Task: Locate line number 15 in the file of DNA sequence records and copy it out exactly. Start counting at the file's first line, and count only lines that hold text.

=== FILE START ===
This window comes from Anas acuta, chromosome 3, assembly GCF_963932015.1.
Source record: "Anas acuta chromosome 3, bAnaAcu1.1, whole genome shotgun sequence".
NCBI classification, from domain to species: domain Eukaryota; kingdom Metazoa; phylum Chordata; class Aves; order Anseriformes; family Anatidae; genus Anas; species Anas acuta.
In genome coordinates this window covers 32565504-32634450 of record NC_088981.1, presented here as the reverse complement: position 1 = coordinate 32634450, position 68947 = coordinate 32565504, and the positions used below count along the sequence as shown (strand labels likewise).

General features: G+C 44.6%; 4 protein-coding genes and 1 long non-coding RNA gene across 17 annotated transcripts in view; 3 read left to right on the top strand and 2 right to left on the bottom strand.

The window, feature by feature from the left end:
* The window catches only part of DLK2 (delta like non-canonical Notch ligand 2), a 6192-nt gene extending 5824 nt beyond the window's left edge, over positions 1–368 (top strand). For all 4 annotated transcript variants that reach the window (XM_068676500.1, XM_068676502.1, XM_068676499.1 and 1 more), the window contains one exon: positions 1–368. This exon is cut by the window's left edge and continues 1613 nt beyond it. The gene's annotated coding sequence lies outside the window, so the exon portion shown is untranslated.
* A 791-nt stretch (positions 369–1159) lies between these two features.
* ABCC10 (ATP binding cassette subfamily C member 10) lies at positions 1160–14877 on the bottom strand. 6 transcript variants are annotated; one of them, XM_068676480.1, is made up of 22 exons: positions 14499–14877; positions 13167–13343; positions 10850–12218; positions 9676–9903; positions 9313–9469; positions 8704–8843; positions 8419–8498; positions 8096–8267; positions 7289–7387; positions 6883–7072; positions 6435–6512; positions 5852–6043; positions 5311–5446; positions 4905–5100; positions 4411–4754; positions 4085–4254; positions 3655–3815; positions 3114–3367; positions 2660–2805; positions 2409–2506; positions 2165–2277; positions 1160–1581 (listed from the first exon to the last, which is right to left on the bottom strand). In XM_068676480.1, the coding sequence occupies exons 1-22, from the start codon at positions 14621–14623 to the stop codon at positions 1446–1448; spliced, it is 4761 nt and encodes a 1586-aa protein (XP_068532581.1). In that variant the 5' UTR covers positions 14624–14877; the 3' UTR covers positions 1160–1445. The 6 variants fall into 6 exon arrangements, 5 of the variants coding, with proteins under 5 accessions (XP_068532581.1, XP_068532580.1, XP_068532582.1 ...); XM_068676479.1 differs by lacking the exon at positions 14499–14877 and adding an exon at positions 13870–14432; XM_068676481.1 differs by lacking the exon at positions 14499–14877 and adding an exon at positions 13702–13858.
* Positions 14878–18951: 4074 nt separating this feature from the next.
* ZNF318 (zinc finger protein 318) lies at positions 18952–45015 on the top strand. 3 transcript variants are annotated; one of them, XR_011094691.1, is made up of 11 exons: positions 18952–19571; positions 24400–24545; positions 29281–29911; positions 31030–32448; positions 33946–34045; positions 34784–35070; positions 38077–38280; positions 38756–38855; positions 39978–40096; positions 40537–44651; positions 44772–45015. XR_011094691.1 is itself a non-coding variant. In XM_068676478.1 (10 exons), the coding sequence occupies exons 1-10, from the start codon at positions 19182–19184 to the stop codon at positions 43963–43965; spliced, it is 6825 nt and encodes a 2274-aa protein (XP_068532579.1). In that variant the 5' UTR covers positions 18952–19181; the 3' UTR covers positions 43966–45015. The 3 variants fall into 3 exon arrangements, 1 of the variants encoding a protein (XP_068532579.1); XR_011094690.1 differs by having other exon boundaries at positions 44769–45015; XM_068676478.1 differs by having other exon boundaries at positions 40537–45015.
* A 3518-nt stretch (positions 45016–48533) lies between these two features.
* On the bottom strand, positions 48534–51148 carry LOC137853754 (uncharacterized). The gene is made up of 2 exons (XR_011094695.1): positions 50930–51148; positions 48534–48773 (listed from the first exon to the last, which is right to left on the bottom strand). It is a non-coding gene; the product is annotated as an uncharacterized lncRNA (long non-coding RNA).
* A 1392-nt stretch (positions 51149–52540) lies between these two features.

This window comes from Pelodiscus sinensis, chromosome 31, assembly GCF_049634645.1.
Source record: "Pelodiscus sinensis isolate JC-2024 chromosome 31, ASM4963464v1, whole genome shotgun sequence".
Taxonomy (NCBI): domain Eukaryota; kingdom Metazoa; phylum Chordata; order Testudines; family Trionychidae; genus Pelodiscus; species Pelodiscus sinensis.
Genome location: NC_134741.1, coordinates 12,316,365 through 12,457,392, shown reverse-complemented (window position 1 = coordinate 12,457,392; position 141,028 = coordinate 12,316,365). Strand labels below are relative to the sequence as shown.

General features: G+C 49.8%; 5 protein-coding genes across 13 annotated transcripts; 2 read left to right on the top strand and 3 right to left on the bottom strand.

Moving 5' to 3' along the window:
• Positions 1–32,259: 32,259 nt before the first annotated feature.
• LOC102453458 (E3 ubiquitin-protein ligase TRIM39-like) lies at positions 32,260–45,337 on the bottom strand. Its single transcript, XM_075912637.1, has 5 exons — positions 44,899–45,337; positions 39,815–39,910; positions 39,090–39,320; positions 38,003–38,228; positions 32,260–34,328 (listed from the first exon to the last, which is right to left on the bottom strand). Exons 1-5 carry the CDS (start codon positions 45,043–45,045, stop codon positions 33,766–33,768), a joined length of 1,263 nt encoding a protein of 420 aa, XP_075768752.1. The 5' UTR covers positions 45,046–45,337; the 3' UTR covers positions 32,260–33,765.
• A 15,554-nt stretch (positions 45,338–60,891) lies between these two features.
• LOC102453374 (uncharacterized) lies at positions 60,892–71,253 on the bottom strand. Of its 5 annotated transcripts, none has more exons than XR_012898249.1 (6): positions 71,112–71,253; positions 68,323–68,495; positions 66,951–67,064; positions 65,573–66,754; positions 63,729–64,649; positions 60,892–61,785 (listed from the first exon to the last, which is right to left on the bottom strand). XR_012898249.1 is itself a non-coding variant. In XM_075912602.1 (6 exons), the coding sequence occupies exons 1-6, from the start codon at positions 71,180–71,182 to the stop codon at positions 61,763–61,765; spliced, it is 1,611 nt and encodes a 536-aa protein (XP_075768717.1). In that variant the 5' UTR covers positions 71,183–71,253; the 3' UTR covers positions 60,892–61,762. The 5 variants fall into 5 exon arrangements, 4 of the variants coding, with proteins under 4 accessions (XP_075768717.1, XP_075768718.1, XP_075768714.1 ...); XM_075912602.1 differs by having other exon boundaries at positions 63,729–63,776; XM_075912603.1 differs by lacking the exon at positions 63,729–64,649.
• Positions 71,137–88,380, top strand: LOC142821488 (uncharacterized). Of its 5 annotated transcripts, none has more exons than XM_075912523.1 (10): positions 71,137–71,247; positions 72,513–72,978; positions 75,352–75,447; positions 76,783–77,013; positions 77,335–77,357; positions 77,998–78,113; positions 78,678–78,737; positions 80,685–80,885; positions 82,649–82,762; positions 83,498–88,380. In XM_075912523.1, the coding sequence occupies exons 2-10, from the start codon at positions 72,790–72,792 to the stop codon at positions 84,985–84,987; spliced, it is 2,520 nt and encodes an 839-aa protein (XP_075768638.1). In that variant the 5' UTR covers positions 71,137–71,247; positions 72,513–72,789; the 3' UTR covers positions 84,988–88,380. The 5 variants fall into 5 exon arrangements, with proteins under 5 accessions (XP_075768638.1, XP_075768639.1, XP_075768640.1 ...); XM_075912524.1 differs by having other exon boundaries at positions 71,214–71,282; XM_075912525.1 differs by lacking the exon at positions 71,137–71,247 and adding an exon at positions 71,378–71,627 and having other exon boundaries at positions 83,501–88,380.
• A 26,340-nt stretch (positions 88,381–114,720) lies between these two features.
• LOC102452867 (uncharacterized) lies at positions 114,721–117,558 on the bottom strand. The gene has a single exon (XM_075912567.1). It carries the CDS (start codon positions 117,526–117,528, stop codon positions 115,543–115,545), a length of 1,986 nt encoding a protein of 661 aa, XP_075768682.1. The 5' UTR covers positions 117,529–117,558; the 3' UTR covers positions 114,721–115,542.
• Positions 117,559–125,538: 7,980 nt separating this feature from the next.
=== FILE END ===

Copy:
This window comes from Pelodiscus sinensis, chromosome 31, assembly GCF_049634645.1.